"If it stands still long enough, I'm going to shoot it."
Ranchero is, to me, a film about willful stasis and the courage it takes to break old, entrenched habits. Apathy, entropy, and the slow dissolution of hope and self can become so familiar and routine that we sometimes find a sort of sick comfort in its dire predictability. We've all been in dead–end jobs, bad relationships, poor living conditions, etc. and had that feeling of hopelessness — the sense that where you're at is where you're doomed to remain. In that dark place, people can convince themselves that they somehow deserve what fate has thrust upon them.
It is also a film about legacies — individual, familial and cultural — and about the sacrifices made by those who came before us. It is about acknowledging these debts while being free to pursue individual dreams at the potential cost of tradition and parental expectation.
Ranchero presents several unsuccessful options for escaping these situations. Characters disappear into drugs, will themselves to remain childlike, or affect the signifiers of a romanticized past. When Jesse, the main character, leaves the ranch for the city after the death of his father, he must decide if he will allow the weight of history to hold him forever fixed in time or if he can take the steps necessary to become an active participant in his new life. He must also negotiate new relationships: reconnecting with his old friend Tom while tentatively reaching out to his new neighbor Lil' Bit, and finding a place for himself in Los Angeles — a city that doesn't always live up to its idealized image. Each of these characters must find a way out of the darkness — each working to overcome his or her own weaknesses, to get out of the shadows of the past, and find direction in a harsh, chaotic world.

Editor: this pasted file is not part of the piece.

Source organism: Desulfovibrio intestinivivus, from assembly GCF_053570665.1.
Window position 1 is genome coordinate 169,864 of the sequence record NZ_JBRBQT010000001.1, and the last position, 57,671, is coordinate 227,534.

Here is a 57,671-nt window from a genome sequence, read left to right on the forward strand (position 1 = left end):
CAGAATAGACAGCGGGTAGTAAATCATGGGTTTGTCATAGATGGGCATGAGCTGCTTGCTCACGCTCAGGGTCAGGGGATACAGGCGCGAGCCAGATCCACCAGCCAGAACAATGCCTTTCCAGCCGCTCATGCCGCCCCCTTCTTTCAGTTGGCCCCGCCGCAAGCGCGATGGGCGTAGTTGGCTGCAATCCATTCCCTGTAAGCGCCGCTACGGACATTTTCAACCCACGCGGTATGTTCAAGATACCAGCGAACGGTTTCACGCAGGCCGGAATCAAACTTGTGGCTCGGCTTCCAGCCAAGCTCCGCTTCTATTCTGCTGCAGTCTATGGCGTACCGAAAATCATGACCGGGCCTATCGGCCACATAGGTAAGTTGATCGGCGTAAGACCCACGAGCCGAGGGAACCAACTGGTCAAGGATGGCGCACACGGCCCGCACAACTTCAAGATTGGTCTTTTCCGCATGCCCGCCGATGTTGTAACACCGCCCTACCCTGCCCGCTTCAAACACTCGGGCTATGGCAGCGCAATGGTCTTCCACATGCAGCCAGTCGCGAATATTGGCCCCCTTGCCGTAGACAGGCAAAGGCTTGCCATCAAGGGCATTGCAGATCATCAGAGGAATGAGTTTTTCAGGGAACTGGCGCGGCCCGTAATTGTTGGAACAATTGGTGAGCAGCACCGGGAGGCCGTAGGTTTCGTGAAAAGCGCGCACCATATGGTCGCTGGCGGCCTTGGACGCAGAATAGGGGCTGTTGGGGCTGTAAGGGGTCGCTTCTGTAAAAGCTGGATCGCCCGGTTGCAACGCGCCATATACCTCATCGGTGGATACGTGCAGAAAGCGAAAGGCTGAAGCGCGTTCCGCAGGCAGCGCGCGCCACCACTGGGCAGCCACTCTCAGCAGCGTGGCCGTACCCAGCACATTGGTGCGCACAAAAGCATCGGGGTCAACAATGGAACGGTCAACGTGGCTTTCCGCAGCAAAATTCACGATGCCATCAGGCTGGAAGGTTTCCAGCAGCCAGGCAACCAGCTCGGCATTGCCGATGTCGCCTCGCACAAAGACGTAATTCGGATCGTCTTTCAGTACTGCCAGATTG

When Brian Johnson showed me his script for Ranchero, the damaged but dynamic characters immediately intrigued me, and we both wanted to see them fully realized on film. I was fortunate enough to work with a great crew who enthusiastically helped to create a stylized urban universe. Los Angeles as depicted in Ranchero is bright but lonely, a town where our protagonists are decidedly on the outside of opportunity. From the intentionally simplified interiors to the avoidance of recognizable L.A. landmarks, we worked hard to present a non–traditional version of an often–stereotyped city.
This is a film about a photographer and I wanted the story to be seen through his eyes. Shooting in strict, rigidly composed frames and only breaking free when the scenes became chaotic or unstable, D.P. Michael Bratkowski and I collaborated to achieve a very specific visual design. Later, with editor Don Burton, I was able to expand on this idea — at times, jumping from "portraiture" to "landscape" in a single cut to establish Jesse's simultaneous involvement with and separation from the events and personalities depicted. The camera itself is a character in "Ranchero." It reflects Jesse's evolution and point of view. I wanted the audience to be aware of the frames within a frame, to be gradually drawn in to the film along with our protagonist.
Throughout rehearsals and production, I was privileged to work with a talented ensemble of actors who portrayed their luckless, struggling characters with dignity and considered nuance. Independent films are notorious for challenging conditions and tight shooting schedules. Our cast was always prepared, quick thinking and ready to adapt to overcome any and all obstacles encountered.
I had a great time working with everyone on this film. We worked long hours (many of us also working day or night shifts at our regular jobs throughout the shoot). There were cold nights on the ranch location when we slept on bare floors, and sweltering days spent tripping over each other in a cramped Valley apartment full of equipment. There were times where I'm sure every person on the set questioned his or her own sanity and/ or career choice. We struggled toward a common goal and I think we achieved it. It was never easy but it was always worth it.
Ranchero is a cowboy song. A simple, melancholy film. A film about stagnancy and loneliness but also about hope.
— Richard Kaponas